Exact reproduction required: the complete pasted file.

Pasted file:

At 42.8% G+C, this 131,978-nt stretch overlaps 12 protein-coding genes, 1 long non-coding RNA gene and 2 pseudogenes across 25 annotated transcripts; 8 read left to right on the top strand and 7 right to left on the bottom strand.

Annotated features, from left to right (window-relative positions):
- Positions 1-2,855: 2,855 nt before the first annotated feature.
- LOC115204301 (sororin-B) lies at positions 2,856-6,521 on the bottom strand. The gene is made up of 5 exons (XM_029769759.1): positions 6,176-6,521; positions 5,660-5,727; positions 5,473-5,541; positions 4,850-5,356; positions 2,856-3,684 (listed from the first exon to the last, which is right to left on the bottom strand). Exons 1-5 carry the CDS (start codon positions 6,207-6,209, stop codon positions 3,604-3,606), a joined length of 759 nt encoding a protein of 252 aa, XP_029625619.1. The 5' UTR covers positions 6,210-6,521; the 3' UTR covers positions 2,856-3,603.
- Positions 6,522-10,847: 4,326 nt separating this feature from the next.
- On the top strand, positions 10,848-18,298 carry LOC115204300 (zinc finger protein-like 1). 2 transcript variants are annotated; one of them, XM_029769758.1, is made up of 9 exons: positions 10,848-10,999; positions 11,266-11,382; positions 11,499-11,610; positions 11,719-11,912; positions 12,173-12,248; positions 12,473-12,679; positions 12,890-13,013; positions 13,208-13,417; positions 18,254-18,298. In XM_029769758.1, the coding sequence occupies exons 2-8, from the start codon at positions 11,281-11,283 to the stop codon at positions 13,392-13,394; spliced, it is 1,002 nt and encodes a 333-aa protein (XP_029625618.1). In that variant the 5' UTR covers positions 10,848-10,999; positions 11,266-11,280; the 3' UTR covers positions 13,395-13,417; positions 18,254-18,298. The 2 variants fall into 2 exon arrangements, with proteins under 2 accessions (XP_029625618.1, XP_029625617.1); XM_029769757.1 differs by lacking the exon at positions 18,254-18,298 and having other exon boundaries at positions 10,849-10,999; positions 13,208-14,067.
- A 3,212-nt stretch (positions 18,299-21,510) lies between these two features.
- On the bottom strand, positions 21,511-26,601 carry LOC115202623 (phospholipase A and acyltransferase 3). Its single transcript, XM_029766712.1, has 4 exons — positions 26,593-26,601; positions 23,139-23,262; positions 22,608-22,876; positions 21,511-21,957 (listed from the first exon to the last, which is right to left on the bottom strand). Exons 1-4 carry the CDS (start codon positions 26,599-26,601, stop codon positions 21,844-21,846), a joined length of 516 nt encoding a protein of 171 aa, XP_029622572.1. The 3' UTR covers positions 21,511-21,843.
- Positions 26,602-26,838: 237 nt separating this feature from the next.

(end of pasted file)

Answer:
At 42.8% G+C, this 131,978-nt stretch overlaps 12 protein-coding genes, 1 long non-coding RNA gene and 2 pseudogenes across 25 annotated transcripts; 8 read left to right on the top strand and 7 right to left on the bottom strand.

Annotated features, from left to right (window-relative positions):
- Positions 1-2,855: 2,855 nt before the first annotated feature.
- LOC115204301 (sororin-B) lies at positions 2,856-6,521 on the bottom strand. The gene is made up of 5 exons (XM_029769759.1): positions 6,176-6,521; positions 5,660-5,727; positions 5,473-5,541; positions 4,850-5,356; positions 2,856-3,684 (listed from the first exon to the last, which is right to left on the bottom strand). Exons 1-5 carry the CDS (start codon positions 6,207-6,209, stop codon positions 3,604-3,606), a joined length of 759 nt encoding a protein of 252 aa, XP_029625619.1. The 5' UTR covers positions 6,210-6,521; the 3' UTR covers positions 2,856-3,603.
- Positions 6,522-10,847: 4,326 nt separating this feature from the next.
- On the top strand, positions 10,848-18,298 carry LOC115204300 (zinc finger protein-like 1). 2 transcript variants are annotated; one of them, XM_029769758.1, is made up of 9 exons: positions 10,848-10,999; positions 11,266-11,382; positions 11,499-11,610; positions 11,719-11,912; positions 12,173-12,248; positions 12,473-12,679; positions 12,890-13,013; positions 13,208-13,417; positions 18,254-18,298. In XM_029769758.1, the coding sequence occupies exons 2-8, from the start codon at positions 11,281-11,283 to the stop codon at positions 13,392-13,394; spliced, it is 1,002 nt and encodes a 333-aa protein (XP_029625618.1). In that variant the 5' UTR covers positions 10,848-10,999; positions 11,266-11,280; the 3' UTR covers positions 13,395-13,417; positions 18,254-18,298. The 2 variants fall into 2 exon arrangements, with proteins under 2 accessions (XP_029625618.1, XP_029625617.1); XM_029769757.1 differs by lacking the exon at positions 18,254-18,298 and having other exon boundaries at positions 10,849-10,999; positions 13,208-14,067.
- A 3,212-nt stretch (positions 18,299-21,510) lies between these two features.
- On the bottom strand, positions 21,511-26,601 carry LOC115202623 (phospholipase A and acyltransferase 3). Its single transcript, XM_029766712.1, has 4 exons — positions 26,593-26,601; positions 23,139-23,262; positions 22,608-22,876; positions 21,511-21,957 (listed from the first exon to the last, which is right to left on the bottom strand). Exons 1-4 carry the CDS (start codon positions 26,599-26,601, stop codon positions 21,844-21,846), a joined length of 516 nt encoding a protein of 171 aa, XP_029622572.1. The 3' UTR covers positions 21,511-21,843.
- Positions 26,602-26,838: 237 nt separating this feature from the next.